Unhosted Web Apps ¶
I stumbled upon this today, as a group that Duck Duck Go1 had given money to. Much of this is either over my head or simply too much work, but these are clearly people who are taking the idea of owning their own space on the web very seriously.2
If you’ve got a little bit of facility with the console in your browser, I recommend taking the 10-15 minutes just to try out An unhosted editor, in which you’ll sort of bootstrap your own in-browser code editor. It’s a little bit trippy, to be honest.
I was especially intrigued by the notion of encoding an entire web app in a data url. For instance, here’s a link to an initial version of the app.3
However intriguing and incredible all this is, I think the site and the ongoing project serve as pretty clear reminders that there is a tradeoff between ownership over something and the amount of work that is required. Their idea is to interact with Facebook and Twitter over their APIs through a “puppet” account, which again is fascinating. But clearly an amount of work that most people can’t be expected to undertake, even if they knew how.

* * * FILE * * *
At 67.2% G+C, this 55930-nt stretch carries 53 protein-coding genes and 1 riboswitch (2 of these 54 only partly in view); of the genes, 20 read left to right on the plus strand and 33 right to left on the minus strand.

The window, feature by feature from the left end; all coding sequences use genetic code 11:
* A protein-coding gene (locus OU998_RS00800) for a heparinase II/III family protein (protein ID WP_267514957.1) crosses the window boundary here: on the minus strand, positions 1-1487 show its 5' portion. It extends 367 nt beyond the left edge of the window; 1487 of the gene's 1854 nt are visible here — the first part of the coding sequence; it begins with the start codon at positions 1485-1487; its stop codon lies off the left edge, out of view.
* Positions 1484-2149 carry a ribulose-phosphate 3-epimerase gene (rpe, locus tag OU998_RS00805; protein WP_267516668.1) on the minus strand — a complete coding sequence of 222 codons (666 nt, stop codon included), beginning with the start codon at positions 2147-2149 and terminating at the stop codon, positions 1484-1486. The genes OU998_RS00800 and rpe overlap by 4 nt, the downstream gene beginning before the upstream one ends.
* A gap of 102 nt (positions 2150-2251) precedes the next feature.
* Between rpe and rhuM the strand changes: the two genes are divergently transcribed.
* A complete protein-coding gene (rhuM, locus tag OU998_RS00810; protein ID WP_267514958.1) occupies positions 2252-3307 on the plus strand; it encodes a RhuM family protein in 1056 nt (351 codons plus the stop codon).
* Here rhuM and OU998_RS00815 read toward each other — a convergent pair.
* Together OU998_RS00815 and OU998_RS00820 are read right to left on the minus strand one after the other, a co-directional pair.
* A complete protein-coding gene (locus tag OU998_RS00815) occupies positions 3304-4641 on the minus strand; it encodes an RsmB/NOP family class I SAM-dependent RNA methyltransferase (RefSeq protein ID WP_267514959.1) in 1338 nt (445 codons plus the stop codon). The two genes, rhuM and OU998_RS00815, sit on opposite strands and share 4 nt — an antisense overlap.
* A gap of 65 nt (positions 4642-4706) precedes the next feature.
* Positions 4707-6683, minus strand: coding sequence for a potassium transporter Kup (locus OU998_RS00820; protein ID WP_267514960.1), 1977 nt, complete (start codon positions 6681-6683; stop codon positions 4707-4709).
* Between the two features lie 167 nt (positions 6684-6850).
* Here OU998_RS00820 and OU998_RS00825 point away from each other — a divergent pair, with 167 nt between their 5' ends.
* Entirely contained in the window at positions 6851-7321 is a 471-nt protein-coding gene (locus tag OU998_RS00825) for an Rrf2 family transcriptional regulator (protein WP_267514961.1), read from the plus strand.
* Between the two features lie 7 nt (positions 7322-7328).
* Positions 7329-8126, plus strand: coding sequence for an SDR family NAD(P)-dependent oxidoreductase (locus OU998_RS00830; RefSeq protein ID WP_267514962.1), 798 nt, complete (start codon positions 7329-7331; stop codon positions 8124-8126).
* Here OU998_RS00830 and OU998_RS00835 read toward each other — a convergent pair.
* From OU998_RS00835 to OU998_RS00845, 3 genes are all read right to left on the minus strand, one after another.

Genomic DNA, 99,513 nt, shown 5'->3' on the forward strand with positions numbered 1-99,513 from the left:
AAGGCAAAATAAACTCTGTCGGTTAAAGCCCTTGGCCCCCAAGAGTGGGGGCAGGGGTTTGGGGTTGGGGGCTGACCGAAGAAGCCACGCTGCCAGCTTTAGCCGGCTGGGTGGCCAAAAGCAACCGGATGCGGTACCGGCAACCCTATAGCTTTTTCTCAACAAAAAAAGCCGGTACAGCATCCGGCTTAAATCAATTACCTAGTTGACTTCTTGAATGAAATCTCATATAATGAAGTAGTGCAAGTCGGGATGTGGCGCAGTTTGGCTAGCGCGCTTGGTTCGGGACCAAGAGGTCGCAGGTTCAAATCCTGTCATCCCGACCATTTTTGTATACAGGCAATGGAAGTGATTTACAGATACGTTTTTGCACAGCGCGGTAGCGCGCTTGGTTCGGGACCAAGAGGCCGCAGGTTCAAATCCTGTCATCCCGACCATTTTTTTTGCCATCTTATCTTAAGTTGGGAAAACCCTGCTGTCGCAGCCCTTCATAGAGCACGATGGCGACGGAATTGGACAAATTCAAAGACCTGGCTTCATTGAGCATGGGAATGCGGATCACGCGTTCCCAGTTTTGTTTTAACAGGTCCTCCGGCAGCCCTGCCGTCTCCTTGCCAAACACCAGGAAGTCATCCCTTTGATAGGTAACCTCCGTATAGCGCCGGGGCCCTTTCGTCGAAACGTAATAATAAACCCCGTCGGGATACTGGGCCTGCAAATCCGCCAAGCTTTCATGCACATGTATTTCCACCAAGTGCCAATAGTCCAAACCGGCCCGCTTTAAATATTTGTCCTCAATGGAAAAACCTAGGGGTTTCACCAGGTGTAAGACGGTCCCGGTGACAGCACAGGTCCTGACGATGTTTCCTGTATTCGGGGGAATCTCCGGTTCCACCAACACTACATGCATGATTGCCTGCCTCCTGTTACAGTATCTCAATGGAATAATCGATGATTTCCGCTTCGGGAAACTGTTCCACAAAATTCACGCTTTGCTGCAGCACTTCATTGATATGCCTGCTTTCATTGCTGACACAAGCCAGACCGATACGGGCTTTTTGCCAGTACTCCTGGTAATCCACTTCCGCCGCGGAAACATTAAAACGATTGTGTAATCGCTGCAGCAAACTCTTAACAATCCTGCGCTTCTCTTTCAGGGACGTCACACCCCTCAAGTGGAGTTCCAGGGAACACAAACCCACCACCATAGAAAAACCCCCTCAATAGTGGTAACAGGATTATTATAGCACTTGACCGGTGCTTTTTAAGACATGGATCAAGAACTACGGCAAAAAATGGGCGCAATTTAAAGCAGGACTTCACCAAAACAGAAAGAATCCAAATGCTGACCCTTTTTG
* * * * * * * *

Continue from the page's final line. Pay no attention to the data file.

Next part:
That’s, I think, the potentially ugly opposing force. Many of these open source projects and indie web types of things are actually much less accessible to the majority of people, and so can be problematic in a different sort of way than the centralized and controlled platforms. I tend to think that it’s the kind of work that can eventually be made more accessible over time, as everything needs to start somewhere. But when our big changes finally happen from small seeds, we end up with a new elite in charge made up entirely of people who had the resources, leisure time, and privilege, to create the new world that we’re all living in.4
Duck Duck Go is a search engine that I tried off and on for the past few years, which I now use full time, especially thanks to their recent integration in Safari and iOS. Highly recommended if you’ve never looked into it. ↩